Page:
President’s letter: What about you? Physicians learning to care for themselves
F. Brent Keeler, President
Colorado Medical Society
Third place? The bronze medal? Which physician aims for that distinction? What if I told you that there is a syndrome that we recognize first in our patients, second in our colleagues, and only a distant third in ourselves? There is no vaccine or new-fangled drug to prevent or treat it. There is no high-tech scan to diagnose it. My goal in writing this column is to raise awareness about the importance of physician health and wellbeing. This syndrome has denial written all over it, and diagnosis requires those old-fashioned skills of listening, awareness and empathy.
A couple of years ago, I spent three hours on a Saturday afternoon listening to a distressed colleague share his story. His depression was readily evident and he was unfamiliar with the tools available to help him. I tried to assist by providing him with resources, including services available through the Colorado Physician Health Program (CPHP). I hope I made a friend in the process.
This was a real eye-opener for me and I began to take notice. I soon realized that this was not an isolated incident. The concept of physician wellness is gaining national attention. The need for physicians to care for themselves was a major element of our Colorado Medical Society Spring Conference in 2011 and physician wellbeing and success remains a major CMS strategic goal. A newly formed CMS expert panel on physician wellness will guide CMS leadership in promoting physician wellbeing throughout the state.
We are blessed to have a wealth of local expertise to bring to bear on this issue. Doris Gundersen, MD, medical director for CPHP, is a nationally known expert in this field. I want to personally thank Doris for her role in the planning and presentation of the 2011 Spring Conference. She also played an active part in the 2011 Annual Meeting last September, and she has generously agreed to chair our new expert panel on physician wellness.
Our goal is NOT limited to addressing physician addiction. While alcohol and drug dependence can contribute to the syndrome, other conditions including stress, anxiety, depression, burnout, difficulties maintaining a work-life balance and physical illness factor heavily into its development. We docs actually do a pretty good job recognizing this in our patients. (After all, we are trained to do this). We might also recognize it in our friends and colleagues. However, we seldom recognize the signs in ourselves.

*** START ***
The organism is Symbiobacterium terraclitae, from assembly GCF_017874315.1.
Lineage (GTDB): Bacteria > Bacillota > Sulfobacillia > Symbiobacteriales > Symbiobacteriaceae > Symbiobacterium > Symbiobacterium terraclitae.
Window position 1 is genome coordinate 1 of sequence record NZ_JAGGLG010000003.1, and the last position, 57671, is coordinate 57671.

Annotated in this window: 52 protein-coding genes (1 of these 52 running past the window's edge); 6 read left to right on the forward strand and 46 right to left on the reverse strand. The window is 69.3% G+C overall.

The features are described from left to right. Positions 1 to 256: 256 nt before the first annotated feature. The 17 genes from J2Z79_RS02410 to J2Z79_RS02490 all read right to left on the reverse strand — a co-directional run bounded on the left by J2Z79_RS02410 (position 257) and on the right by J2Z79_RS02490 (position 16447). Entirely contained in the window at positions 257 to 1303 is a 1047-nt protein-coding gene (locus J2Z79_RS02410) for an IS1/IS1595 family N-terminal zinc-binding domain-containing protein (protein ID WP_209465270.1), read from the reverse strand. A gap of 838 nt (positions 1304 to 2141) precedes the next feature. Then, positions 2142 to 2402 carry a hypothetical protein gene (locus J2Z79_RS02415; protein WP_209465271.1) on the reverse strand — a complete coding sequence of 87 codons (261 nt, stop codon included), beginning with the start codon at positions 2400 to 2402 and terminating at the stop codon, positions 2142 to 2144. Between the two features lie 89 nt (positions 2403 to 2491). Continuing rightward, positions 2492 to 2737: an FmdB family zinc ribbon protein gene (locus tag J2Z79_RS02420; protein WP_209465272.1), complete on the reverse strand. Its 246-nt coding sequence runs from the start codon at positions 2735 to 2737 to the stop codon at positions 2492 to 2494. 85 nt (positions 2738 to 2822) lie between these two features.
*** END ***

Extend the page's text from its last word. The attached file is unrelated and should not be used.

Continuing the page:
Physicians are highly susceptible to self-care neglect. We experience more suicides, more depression and burnout and greater risk for certain types of physical illnesses than observed in the general population. We are reluctant to make time for ourselves. We are even more reluctant to seek help. Many of us do not have a personal physician. Some of us get little or no exercise. We can be so focused on being a doctor that we lose sight of other valuable aspects of life.
Information from COPIC tells us that physicians who put self-care on the back burner are susceptible to a variety of medical-legal issues, including State Medical Board complaints, poor patient communication, greater rates of actual patient problems and complications and even liability actions.
What action can we take at the individual physician level? An important first step is to develop a greater awareness of the problem. Is your friend, colleague or partner showing signs of depression, distraction or irritability? Sometimes simply inviting a colleague for a cup of coffee and casual conversation can help an otherwise bad day feel better. Other times, it may be necessary to give that doc a gentle push toward action. Suggest a medical check or share information about CPHP – it may be the nudge that a stressed doc needs to seek counseling or medical care.
Not all of us actually have a primary care physician or we may not have been to ours in years. Physicians have a degree of reluctance in assuming a “patient” role. Privacy is a concern. Embarrassment about having neglected one’s health may also create a barrier to seeking help. Some of us find it more comfortable to seek help outside of our own local medical community.
Take a friend for coffee. Have a quiet conversation. Raise awareness. Don’t be afraid to ask for help! Consider contacting CPHP. The majority of CPHP referrals are self-referrals. See your PCP. Don’t let life pass you by.
Special thanks to Dr. Doris Gundersen for her gracious assistance with editing this article.
Posted in: Colorado Medicine | Initiatives | Physician Wellness